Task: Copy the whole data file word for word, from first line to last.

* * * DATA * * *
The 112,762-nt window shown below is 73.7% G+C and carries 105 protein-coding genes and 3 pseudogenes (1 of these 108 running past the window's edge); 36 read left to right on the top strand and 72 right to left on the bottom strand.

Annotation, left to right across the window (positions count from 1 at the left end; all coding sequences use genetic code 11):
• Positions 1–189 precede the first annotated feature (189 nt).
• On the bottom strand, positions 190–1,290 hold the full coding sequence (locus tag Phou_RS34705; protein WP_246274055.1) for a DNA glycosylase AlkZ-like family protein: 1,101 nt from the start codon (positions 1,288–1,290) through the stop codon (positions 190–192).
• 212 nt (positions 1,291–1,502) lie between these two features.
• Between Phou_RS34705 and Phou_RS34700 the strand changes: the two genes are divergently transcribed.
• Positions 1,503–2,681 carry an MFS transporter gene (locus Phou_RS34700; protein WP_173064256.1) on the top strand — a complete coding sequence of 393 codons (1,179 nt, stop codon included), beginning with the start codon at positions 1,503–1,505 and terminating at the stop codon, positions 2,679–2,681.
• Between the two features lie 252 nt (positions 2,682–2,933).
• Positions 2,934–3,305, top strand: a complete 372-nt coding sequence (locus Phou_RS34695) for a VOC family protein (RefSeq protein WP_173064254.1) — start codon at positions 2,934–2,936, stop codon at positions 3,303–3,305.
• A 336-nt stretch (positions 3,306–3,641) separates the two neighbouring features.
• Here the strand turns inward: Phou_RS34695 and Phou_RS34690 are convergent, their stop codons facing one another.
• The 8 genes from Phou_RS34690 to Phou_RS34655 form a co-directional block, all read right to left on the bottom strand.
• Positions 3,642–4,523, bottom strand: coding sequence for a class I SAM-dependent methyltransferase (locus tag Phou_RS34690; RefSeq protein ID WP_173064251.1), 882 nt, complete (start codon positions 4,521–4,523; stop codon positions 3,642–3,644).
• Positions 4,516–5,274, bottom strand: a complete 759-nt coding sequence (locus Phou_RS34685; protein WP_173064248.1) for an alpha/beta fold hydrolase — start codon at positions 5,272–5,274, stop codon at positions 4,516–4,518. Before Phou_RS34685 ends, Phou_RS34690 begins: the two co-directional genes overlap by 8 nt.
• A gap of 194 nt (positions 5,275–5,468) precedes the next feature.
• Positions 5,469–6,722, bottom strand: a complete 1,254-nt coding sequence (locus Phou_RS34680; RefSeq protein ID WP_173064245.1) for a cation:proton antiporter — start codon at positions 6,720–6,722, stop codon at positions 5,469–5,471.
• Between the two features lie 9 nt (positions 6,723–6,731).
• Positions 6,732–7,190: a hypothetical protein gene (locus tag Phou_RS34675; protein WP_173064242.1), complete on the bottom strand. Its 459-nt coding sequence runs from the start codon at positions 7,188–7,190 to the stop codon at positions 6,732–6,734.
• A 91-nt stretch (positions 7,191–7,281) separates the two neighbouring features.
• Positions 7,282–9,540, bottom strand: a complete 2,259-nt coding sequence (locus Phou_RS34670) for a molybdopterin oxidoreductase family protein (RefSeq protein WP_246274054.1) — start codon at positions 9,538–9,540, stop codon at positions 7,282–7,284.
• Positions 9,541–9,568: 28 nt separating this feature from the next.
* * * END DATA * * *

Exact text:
The 112,762-nt window shown below is 73.7% G+C and carries 105 protein-coding genes and 3 pseudogenes (1 of these 108 running past the window's edge); 36 read left to right on the top strand and 72 right to left on the bottom strand.

Annotation, left to right across the window (positions count from 1 at the left end; all coding sequences use genetic code 11):
• Positions 1–189 precede the first annotated feature (189 nt).
• On the bottom strand, positions 190–1,290 hold the full coding sequence (locus tag Phou_RS34705; protein WP_246274055.1) for a DNA glycosylase AlkZ-like family protein: 1,101 nt from the start codon (positions 1,288–1,290) through the stop codon (positions 190–192).
• 212 nt (positions 1,291–1,502) lie between these two features.
• Between Phou_RS34705 and Phou_RS34700 the strand changes: the two genes are divergently transcribed.
• Positions 1,503–2,681 carry an MFS transporter gene (locus Phou_RS34700; protein WP_173064256.1) on the top strand — a complete coding sequence of 393 codons (1,179 nt, stop codon included), beginning with the start codon at positions 1,503–1,505 and terminating at the stop codon, positions 2,679–2,681.
• Between the two features lie 252 nt (positions 2,682–2,933).
• Positions 2,934–3,305, top strand: a complete 372-nt coding sequence (locus Phou_RS34695) for a VOC family protein (RefSeq protein WP_173064254.1) — start codon at positions 2,934–2,936, stop codon at positions 3,303–3,305.
• A 336-nt stretch (positions 3,306–3,641) separates the two neighbouring features.
• Here the strand turns inward: Phou_RS34695 and Phou_RS34690 are convergent, their stop codons facing one another.
• The 8 genes from Phou_RS34690 to Phou_RS34655 form a co-directional block, all read right to left on the bottom strand.
• Positions 3,642–4,523, bottom strand: coding sequence for a class I SAM-dependent methyltransferase (locus tag Phou_RS34690; RefSeq protein ID WP_173064251.1), 882 nt, complete (start codon positions 4,521–4,523; stop codon positions 3,642–3,644).
• Positions 4,516–5,274, bottom strand: a complete 759-nt coding sequence (locus Phou_RS34685; protein WP_173064248.1) for an alpha/beta fold hydrolase — start codon at positions 5,272–5,274, stop codon at positions 4,516–4,518. Before Phou_RS34685 ends, Phou_RS34690 begins: the two co-directional genes overlap by 8 nt.
• A gap of 194 nt (positions 5,275–5,468) precedes the next feature.
• Positions 5,469–6,722, bottom strand: a complete 1,254-nt coding sequence (locus Phou_RS34680; RefSeq protein ID WP_173064245.1) for a cation:proton antiporter — start codon at positions 6,720–6,722, stop codon at positions 5,469–5,471.
• Between the two features lie 9 nt (positions 6,723–6,731).
• Positions 6,732–7,190: a hypothetical protein gene (locus tag Phou_RS34675; protein WP_173064242.1), complete on the bottom strand. Its 459-nt coding sequence runs from the start codon at positions 7,188–7,190 to the stop codon at positions 6,732–6,734.
• A 91-nt stretch (positions 7,191–7,281) separates the two neighbouring features.
• Positions 7,282–9,540, bottom strand: a complete 2,259-nt coding sequence (locus Phou_RS34670) for a molybdopterin oxidoreductase family protein (RefSeq protein WP_246274054.1) — start codon at positions 9,538–9,540, stop codon at positions 7,282–7,284.
• Positions 9,541–9,568: 28 nt separating this feature from the next.